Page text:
True Confession #1
I know we’re told not to but…I erase. A LOT.
Ergo, I have A LOT of erasers.
Here are some of them (I have even more, but it was getting embarrassing):
(You can tell the ones I like best; if one is good why not get five or six more?)
I can probably tell you about every kind of eraser made: I can tell you about thin ones and fat ones, soft ones and hard ones. I can tell you which ones run all buttery across the surface of the paper and which ones chew it up like little fanged beasts.
There are squishy erasers you have to knead like bread, and electric ones, like this behemoth we architects (yes, I used to be one) wielded back in the last century when we had to do everything by hand (yes, I’m that old). It weighs in at a whopping 1.8 pounds and requires a Herculean grip to control.
Rev this baby up and you could dig a hole to China!
But seriously, erasing, no matter how you do it, can be as liberating as not doing it.
I like to say erasing is like life…it’s all about making and correcting mistakes until it’s time to stop.
True Confession #2a
I love to color inside the lines.
I make lines, then I erase so I can make them just right so I can color inside them.
Works like a charm every time. Well, almost every time, but you get the idea:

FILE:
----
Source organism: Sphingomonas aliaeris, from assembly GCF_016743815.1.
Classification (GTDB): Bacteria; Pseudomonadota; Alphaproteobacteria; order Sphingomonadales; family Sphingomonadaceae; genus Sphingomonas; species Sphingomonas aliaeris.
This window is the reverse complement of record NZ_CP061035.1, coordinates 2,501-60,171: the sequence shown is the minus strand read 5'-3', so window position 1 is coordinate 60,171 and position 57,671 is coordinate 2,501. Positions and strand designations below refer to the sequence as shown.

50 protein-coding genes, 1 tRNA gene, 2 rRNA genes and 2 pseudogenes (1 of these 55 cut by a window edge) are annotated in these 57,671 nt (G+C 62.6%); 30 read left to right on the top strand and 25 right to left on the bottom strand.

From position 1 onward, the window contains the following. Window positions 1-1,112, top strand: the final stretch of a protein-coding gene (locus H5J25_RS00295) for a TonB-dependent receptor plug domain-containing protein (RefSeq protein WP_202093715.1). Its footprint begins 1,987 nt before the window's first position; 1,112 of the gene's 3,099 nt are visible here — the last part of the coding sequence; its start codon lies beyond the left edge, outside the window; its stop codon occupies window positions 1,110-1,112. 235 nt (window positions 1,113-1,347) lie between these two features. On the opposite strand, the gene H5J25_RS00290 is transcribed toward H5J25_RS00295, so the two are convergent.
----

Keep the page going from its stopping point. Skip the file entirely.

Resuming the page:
True Confession #2b
I also like thinking inside the box. It’s cozy, and comforting…and I can find things, like my erasers, which I keep in a box.
Come to think of it, even my characters like to think inside the box:
True Confession #3
I do it in the dark…and it’s messy.
My studio is in a slot in the basement. I call it The Trench. There’s no natural light and I lose my phone in it at least a couple of times a day.
Here’s a glimpse:
But I’m lucky to even have a studio; I know people who have to make their illustrations on their kitchen tables or in coffee shops–so no excuses, people!
True Confession #4
I like to copy.
Mind you, I said copy, not steal. It’s an extremely powerful illustration tool.
Students have done it from time immemorial.
I like to call it riffdoodling. Riffdoodling is a perfect example of how being unoriginal can lead to something original. I usually do it when I’m procrastinating (dare I call it procrastiriffdoodling?). In fact, I was doing it when I thought up the titular character of my second picture book:
Obviously there were a few more steps along the way, but I find “standing on the shoulders” of others, as they say, often gives me a better view of my own creative landscape, and I highly recommend it